This estimate blends recent public auction records with our own private sale data and network demand.
Signed Print Edition of 4
H 116cm x W 114cm
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Toni Clayton, American Pop & Modern Specialist
Roy Lichtenstein’s Drowning Girl from 1989 was initially executed in 1963 as a large-scale oil painting. The work became one of the most renowned artworks representing Pop Art. In fact, the composition was the one to set Lichtenstein’s prolific career in motion. It was exhibited, along with Castelli Handshake, at the artist’s first solo show held at the Leo Castelli Gallery in New York.
Based on "Run for Love!" from DC Comics’ Secret Hearts, the print shows a teary-eyed woman engulfed by stormy waves. Her distress isn’t caused by the potential of drowning, it is due to heartbreak. Drowning Girl is Lichtenstein’s earliest melodramatic cartoon heroine and is one of several works that mention a visually absent character named Brad.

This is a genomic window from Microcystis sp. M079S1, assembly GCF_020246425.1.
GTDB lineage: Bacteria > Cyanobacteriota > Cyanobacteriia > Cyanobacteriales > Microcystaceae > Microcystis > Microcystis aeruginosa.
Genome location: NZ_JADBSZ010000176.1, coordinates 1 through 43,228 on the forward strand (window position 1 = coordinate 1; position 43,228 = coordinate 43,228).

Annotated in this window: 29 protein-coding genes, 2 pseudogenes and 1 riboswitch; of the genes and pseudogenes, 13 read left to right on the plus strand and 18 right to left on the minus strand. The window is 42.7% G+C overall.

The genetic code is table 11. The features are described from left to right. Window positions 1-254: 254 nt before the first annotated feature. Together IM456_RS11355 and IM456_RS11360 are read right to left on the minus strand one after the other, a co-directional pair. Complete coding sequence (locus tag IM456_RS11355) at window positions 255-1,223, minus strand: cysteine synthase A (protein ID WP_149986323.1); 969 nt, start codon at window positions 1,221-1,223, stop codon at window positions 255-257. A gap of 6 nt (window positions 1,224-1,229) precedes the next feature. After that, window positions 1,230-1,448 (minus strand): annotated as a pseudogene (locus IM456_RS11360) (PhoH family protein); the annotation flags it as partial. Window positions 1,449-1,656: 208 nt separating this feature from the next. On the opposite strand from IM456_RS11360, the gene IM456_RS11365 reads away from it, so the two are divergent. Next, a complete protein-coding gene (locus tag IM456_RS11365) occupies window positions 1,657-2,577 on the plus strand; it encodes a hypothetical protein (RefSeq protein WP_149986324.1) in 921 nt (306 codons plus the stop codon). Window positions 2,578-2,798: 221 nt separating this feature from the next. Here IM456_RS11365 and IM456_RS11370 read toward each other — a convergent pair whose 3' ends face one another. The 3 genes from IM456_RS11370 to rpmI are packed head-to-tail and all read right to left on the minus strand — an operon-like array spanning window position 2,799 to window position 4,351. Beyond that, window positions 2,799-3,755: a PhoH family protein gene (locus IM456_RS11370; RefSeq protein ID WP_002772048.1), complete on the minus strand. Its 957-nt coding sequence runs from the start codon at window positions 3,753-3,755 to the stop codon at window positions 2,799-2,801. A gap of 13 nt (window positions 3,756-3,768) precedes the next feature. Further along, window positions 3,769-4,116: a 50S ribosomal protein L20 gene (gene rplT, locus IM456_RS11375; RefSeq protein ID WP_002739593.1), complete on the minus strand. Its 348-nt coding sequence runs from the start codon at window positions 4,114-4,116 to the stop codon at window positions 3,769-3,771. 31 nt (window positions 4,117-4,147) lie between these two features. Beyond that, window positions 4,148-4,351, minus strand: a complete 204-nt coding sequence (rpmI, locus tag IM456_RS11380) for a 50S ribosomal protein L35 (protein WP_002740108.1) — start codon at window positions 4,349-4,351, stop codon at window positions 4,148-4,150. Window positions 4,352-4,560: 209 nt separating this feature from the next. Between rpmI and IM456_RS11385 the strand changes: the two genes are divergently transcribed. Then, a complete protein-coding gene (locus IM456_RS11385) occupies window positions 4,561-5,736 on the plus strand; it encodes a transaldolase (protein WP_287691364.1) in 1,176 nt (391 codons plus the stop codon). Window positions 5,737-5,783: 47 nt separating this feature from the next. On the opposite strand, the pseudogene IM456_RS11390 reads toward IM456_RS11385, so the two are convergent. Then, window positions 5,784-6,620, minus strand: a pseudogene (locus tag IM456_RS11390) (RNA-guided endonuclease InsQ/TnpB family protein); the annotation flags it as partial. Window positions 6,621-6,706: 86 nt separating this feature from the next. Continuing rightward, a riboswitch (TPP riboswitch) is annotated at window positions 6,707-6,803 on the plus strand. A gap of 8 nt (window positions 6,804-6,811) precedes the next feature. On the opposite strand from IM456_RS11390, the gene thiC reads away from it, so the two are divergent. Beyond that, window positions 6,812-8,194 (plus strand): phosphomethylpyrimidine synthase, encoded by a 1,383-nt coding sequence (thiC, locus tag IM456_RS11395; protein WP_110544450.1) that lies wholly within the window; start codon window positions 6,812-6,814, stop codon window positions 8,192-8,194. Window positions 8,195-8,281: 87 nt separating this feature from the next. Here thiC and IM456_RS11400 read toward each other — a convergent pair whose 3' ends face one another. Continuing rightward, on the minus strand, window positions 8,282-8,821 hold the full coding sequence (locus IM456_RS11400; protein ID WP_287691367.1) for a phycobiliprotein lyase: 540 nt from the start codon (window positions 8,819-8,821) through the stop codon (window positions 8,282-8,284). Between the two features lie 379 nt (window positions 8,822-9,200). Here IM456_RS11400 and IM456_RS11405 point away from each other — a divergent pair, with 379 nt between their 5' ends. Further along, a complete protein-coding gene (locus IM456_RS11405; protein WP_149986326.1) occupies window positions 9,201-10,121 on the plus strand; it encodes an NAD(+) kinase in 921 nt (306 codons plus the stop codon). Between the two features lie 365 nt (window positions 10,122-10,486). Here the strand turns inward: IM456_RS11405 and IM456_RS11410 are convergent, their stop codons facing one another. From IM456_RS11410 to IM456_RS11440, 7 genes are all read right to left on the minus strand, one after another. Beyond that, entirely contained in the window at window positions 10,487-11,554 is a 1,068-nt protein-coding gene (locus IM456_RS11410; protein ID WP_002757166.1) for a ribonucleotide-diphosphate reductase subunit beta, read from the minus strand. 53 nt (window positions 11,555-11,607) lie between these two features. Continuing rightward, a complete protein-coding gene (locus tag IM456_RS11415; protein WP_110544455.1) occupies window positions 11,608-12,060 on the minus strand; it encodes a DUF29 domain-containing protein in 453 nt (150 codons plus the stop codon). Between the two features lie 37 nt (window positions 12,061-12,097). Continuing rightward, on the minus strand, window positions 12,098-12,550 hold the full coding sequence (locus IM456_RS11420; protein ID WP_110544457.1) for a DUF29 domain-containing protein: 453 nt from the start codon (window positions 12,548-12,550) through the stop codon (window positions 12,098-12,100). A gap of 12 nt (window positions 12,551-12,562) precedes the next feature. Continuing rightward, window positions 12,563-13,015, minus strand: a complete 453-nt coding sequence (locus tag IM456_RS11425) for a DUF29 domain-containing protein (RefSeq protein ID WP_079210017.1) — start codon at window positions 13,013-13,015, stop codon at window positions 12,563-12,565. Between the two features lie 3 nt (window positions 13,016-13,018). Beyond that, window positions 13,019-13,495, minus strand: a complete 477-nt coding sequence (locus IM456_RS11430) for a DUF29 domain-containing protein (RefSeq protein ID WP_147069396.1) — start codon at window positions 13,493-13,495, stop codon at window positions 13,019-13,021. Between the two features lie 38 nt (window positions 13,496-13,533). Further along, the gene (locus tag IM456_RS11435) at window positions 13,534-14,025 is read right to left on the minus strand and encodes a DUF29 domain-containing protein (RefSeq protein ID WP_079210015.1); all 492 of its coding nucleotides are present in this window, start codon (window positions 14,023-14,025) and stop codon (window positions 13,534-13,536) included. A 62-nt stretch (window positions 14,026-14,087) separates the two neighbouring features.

Drowning Girl is essentially a sardonic riff on gender politics and the misrepresentation of femininity in commercial culture and art history. Lichtenstein’s protagonist would prefer to give in to the power of the ocean rather than call for aid. The artist crops close on the scene, presenting an incomplete narrative. This method strengthens the formal aspects of the composition, emphasising the stylised motifs, and freezing both emotion and action in place. Similar to Crying Girl and Blonde Waiting, the canvas is highly charged with content, yet coolly represented through the means of mass printing.